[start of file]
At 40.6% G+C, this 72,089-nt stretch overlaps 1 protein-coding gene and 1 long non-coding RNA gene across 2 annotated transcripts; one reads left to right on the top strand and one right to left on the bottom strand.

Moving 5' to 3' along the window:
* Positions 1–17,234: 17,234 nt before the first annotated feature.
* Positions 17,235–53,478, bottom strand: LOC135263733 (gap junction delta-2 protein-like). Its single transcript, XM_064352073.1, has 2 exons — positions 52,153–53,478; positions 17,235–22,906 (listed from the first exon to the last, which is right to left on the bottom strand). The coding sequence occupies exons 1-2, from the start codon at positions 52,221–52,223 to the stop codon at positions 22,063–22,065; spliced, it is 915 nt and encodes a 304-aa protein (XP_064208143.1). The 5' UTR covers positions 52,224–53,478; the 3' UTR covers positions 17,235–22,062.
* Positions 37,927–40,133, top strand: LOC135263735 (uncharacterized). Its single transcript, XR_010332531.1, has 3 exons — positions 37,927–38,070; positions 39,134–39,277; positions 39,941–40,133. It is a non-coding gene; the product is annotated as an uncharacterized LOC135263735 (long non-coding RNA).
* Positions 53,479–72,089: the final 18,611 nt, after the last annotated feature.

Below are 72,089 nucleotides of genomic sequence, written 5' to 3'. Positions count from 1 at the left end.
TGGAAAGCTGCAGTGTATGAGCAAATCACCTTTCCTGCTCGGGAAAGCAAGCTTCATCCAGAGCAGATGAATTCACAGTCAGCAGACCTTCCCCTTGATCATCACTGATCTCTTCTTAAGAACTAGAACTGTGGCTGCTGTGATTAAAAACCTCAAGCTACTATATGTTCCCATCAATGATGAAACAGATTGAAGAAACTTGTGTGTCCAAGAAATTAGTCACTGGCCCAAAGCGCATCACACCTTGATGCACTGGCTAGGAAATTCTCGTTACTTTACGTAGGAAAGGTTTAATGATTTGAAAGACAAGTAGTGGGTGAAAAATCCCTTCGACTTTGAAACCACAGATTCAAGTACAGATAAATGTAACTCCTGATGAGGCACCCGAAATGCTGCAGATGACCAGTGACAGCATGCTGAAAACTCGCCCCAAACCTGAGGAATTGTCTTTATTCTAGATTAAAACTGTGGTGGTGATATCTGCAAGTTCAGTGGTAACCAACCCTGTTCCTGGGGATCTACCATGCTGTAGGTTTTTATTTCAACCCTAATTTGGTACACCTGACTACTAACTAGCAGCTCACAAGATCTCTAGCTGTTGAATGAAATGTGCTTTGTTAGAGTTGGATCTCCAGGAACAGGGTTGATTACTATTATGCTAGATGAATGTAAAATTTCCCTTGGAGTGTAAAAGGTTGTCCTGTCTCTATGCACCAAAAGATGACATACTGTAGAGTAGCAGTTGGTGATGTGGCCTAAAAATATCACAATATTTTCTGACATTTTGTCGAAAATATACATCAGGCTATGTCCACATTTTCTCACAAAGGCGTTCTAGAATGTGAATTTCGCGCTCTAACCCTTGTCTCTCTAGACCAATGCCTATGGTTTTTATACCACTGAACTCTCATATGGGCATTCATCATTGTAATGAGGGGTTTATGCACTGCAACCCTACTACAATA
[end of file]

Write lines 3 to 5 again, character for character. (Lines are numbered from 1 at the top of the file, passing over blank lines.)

* Positions 1–17,234: 17,234 nt before the first annotated feature.
* Positions 17,235–53,478, bottom strand: LOC135263733 (gap junction delta-2 protein-like). Its single transcript, XM_064352073.1, has 2 exons — positions 52,153–53,478; positions 17,235–22,906 (listed from the first exon to the last, which is right to left on the bottom strand). The coding sequence occupies exons 1-2, from the start codon at positions 52,221–52,223 to the stop codon at positions 22,063–22,065; spliced, it is 915 nt and encodes a 304-aa protein (XP_064208143.1). The 5' UTR covers positions 52,224–53,478; the 3' UTR covers positions 17,235–22,062.
* Positions 37,927–40,133, top strand: LOC135263735 (uncharacterized). Its single transcript, XR_010332531.1, has 3 exons — positions 37,927–38,070; positions 39,134–39,277; positions 39,941–40,133. It is a non-coding gene; the product is annotated as an uncharacterized LOC135263735 (long non-coding RNA).